A New Jersey police chief and several officers marched in solidarity with protesters in one of the state’s most violent cities on Saturday as part of a peaceful protest in the wake of George Floyd’s death.
The act was one of the latest shows of solidarity between law enforcement and those protesting in their communities nationwide.
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Camden County Police Chief Joe Wysocki, donning his uniform and a face mask, helped hold the banner at the head of the march in Camden alongside the march’s organizer, Yolanda Deaver.
“It just turned into something bigger than what I expected,” Deaver told NJ.com. “I couldn’t believe it. We walked in peace. I was so moved.”
A photo the department shared online shows Wysocki carrying the banner while throwing up a peace sign. He raises a fist in another photo, while Lt. Zack James is seen marching in uniform with other protesters.
”Yesterday was another example of our ongoing engagement, and a very real dialogue, that we are having with residents throughout Camden that has made our agency part of the fabric of this city,” Wysocki said Sunday in an emailed statement to The Associated Press.
Police officers there have become hyper-focused on community policing since the city’s police force disbanded in 2013 and reformed as a county agency. Some uniformed officers attended a neighborhood block party Saturday night and were pictured grilling hamburgers and hot dogs.
“We know that together we are stronger, we know that together, in the city of Camden, we can create a space where policing is focused on deescalation and dialogue,” Wysocki said.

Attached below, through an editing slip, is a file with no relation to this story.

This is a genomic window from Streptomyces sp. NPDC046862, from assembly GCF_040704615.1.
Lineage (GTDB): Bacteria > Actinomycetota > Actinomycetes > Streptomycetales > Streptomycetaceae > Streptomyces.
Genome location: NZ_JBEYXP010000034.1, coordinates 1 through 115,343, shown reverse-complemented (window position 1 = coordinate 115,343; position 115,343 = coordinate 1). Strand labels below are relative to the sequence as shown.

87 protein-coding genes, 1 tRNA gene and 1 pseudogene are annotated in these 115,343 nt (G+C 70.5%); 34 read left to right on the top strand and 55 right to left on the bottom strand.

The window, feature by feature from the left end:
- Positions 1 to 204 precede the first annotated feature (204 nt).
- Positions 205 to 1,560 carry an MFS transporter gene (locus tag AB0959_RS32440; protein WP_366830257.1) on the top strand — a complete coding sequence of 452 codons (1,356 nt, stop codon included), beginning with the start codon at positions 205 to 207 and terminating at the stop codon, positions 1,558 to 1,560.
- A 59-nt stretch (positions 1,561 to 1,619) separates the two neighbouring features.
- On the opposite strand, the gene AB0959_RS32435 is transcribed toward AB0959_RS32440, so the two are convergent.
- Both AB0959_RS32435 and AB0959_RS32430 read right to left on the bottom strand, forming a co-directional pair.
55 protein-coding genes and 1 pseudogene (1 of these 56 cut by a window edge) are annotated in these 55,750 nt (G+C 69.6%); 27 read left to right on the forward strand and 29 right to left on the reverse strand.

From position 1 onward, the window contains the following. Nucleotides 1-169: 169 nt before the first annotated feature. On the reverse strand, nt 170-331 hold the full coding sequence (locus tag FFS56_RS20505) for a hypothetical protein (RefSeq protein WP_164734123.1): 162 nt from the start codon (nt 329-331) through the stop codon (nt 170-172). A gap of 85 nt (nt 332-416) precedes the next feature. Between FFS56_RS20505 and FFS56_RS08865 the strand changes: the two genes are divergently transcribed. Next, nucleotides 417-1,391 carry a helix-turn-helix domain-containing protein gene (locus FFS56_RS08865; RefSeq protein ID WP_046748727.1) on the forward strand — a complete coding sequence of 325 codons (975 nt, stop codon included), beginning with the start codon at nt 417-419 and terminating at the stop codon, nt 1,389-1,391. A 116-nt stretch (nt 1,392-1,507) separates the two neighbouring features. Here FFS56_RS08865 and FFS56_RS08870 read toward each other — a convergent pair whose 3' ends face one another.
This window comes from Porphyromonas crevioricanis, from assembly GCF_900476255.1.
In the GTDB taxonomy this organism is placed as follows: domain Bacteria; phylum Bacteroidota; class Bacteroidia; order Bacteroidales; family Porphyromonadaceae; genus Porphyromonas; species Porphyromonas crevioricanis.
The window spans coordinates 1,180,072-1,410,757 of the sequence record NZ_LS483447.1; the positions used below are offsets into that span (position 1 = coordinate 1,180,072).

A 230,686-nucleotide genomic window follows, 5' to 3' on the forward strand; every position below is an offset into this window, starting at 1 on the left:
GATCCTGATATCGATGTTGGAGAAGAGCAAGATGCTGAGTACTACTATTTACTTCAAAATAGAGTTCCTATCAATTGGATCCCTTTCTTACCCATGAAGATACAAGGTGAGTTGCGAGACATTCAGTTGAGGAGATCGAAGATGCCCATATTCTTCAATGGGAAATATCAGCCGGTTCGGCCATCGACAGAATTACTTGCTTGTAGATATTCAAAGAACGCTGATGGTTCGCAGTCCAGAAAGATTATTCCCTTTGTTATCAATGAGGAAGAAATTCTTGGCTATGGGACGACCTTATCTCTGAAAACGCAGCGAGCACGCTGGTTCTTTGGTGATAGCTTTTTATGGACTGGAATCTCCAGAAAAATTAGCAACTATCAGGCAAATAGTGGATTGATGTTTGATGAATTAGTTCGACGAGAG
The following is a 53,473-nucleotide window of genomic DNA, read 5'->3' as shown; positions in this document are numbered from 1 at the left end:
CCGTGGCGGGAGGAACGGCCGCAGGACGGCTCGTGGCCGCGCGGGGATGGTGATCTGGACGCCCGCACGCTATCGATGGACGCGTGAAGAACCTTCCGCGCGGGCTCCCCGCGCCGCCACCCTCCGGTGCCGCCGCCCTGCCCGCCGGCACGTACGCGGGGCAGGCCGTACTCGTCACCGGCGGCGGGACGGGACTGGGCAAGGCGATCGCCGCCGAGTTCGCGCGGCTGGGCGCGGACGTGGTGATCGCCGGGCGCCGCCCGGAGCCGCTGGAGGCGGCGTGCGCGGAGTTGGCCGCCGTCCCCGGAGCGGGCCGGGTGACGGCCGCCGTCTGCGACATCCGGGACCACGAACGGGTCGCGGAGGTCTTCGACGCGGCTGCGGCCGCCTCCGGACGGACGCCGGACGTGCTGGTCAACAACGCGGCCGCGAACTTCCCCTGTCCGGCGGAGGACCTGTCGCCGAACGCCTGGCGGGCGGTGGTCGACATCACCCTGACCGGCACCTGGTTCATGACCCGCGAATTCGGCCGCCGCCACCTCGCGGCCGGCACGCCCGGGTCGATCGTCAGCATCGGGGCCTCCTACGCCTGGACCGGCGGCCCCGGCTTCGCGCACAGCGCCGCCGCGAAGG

Gov. Phil Murphy shared a photo of Wysocki, Deaver, and others marching together, writing: “We can – we MUST – march toward justice together.”
Demonstrations have popped up in cities all over the country, sparked by anger over Floyd’s death in Minneapolis on May 25, which was captured on cellphone video. Many have turned violent, leading to riots and looting at night.
The four police officers who were arresting Floyd for suspicion of passing a counterfeit bill were fired a day later. Third-degree murder and second-degree manslaughter charges were filed Friday against the officer who used his knee to pin Floyd down as Floyd pleaded for air.
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While violence has overshadowed many of the peaceful protests, images from across the country have captured police officers, demonstrators, and communities coming together in solidarity.
In Oklahoma City, video captured the moment when sheriff’s deputies took a knee Sunday in solidarity with those protesting the death of Floyd, drawing applause from a large crowd of onlookers.
In Louisville, Ky., a group of mostly black men linked arms to protect a lone Louisville Metro police officer who was separated from his unit when protests turned violent in the city last week.
Marchers in Flint Township, Mich., urged Genesee County Sheriff Chris Swanson to join their march with chants of “Walk with us! Walk with us!” Swanson obliged, replying, “I want to make this a parade, not a protest.”
Police in Fargo, N.D., held hands with protesters while officers took a knee in Santa Cruz, Calif.
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On Sunday afternoon in New York, officers clapped on protesters, hundreds of whom stopped and took a knee with fists raised just north of the Empire State Building.
Fox News’ Danielle Wallace and The Associated Press contributed to this report.